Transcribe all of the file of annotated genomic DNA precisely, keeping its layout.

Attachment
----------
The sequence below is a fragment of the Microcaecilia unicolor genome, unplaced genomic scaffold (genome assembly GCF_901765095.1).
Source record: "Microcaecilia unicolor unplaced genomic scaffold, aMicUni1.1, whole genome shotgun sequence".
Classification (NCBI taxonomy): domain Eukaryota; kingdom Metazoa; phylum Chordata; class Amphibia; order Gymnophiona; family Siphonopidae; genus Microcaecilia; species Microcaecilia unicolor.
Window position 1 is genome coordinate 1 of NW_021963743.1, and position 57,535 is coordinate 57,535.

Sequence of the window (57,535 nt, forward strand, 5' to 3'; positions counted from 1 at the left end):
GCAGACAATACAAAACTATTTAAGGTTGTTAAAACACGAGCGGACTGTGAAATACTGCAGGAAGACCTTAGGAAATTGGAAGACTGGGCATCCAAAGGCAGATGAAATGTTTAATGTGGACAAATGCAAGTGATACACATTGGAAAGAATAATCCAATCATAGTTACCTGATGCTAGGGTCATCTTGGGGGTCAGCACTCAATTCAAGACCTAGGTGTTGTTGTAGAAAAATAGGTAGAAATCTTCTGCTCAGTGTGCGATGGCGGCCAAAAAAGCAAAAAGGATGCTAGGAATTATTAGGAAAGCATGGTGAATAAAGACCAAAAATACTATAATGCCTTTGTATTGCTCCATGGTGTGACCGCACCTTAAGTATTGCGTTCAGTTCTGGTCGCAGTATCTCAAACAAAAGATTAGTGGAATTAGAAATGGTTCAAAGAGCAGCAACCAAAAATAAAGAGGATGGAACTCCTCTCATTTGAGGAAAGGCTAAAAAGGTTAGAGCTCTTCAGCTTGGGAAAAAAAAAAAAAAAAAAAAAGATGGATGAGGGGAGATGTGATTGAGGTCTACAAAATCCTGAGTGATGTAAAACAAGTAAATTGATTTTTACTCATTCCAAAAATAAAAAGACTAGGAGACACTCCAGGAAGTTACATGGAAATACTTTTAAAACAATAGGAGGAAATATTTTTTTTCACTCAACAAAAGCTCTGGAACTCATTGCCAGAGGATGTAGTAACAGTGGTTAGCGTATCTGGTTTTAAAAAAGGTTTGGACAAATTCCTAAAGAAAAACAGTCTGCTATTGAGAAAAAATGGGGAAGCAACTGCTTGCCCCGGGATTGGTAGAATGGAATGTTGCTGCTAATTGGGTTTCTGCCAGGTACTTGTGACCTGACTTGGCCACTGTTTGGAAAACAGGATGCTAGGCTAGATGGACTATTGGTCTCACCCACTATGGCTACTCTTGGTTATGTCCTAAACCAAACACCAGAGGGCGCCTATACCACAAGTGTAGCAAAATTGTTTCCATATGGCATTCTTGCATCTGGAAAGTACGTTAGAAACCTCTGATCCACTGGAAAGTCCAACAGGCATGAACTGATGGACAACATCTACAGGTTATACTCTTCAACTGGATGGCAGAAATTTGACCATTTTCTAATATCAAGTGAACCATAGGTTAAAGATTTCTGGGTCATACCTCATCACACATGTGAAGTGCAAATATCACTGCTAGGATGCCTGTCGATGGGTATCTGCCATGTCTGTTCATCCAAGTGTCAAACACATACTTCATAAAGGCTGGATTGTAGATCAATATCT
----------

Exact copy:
The sequence below is a fragment of the Microcaecilia unicolor genome, unplaced genomic scaffold (genome assembly GCF_901765095.1).
Source record: "Microcaecilia unicolor unplaced genomic scaffold, aMicUni1.1, whole genome shotgun sequence".
Classification (NCBI taxonomy): domain Eukaryota; kingdom Metazoa; phylum Chordata; class Amphibia; order Gymnophiona; family Siphonopidae; genus Microcaecilia; species Microcaecilia unicolor.
Window position 1 is genome coordinate 1 of NW_021963743.1, and position 57,535 is coordinate 57,535.

Sequence of the window (57,535 nt, forward strand, 5' to 3'; positions counted from 1 at the left end):
GCAGACAATACAAAACTATTTAAGGTTGTTAAAACACGAGCGGACTGTGAAATACTGCAGGAAGACCTTAGGAAATTGGAAGACTGGGCATCCAAAGGCAGATGAAATGTTTAATGTGGACAAATGCAAGTGATACACATTGGAAAGAATAATCCAATCATAGTTACCTGATGCTAGGGTCATCTTGGGGGTCAGCACTCAATTCAAGACCTAGGTGTTGTTGTAGAAAAATAGGTAGAAATCTTCTGCTCAGTGTGCGATGGCGGCCAAAAAAGCAAAAAGGATGCTAGGAATTATTAGGAAAGCATGGTGAATAAAGACCAAAAATACTATAATGCCTTTGTATTGCTCCATGGTGTGACCGCACCTTAAGTATTGCGTTCAGTTCTGGTCGCAGTATCTCAAACAAAAGATTAGTGGAATTAGAAATGGTTCAAAGAGCAGCAACCAAAAATAAAGAGGATGGAACTCCTCTCATTTGAGGAAAGGCTAAAAAGGTTAGAGCTCTTCAGCTTGGGAAAAAAAAAAAAAAAAAAAAAGATGGATGAGGGGAGATGTGATTGAGGTCTACAAAATCCTGAGTGATGTAAAACAAGTAAATTGATTTTTACTCATTCCAAAAATAAAAAGACTAGGAGACACTCCAGGAAGTTACATGGAAATACTTTTAAAACAATAGGAGGAAATATTTTTTTTCACTCAACAAAAGCTCTGGAACTCATTGCCAGAGGATGTAGTAACAGTGGTTAGCGTATCTGGTTTTAAAAAAGGTTTGGACAAATTCCTAAAGAAAAACAGTCTGCTATTGAGAAAAAATGGGGAAGCAACTGCTTGCCCCGGGATTGGTAGAATGGAATGTTGCTGCTAATTGGGTTTCTGCCAGGTACTTGTGACCTGACTTGGCCACTGTTTGGAAAACAGGATGCTAGGCTAGATGGACTATTGGTCTCACCCACTATGGCTACTCTTGGTTATGTCCTAAACCAAACACCAGAGGGCGCCTATACCACAAGTGTAGCAAAATTGTTTCCATATGGCATTCTTGCATCTGGAAAGTACGTTAGAAACCTCTGATCCACTGGAAAGTCCAACAGGCATGAACTGATGGACAACATCTACAGGTTATACTCTTCAACTGGATGGCAGAAATTTGACCATTTTCTAATATCAAGTGAACCATAGGTTAAAGATTTCTGGGTCATACCTCATCACACATGTGAAGTGCAAATATCACTGCTAGGATGCCTGTCGATGGGTATCTGCCATGTCTGTTCATCCAAGTGTCAAACACATACTTCATAAAGGCTGGATTGTAGATCAATATCT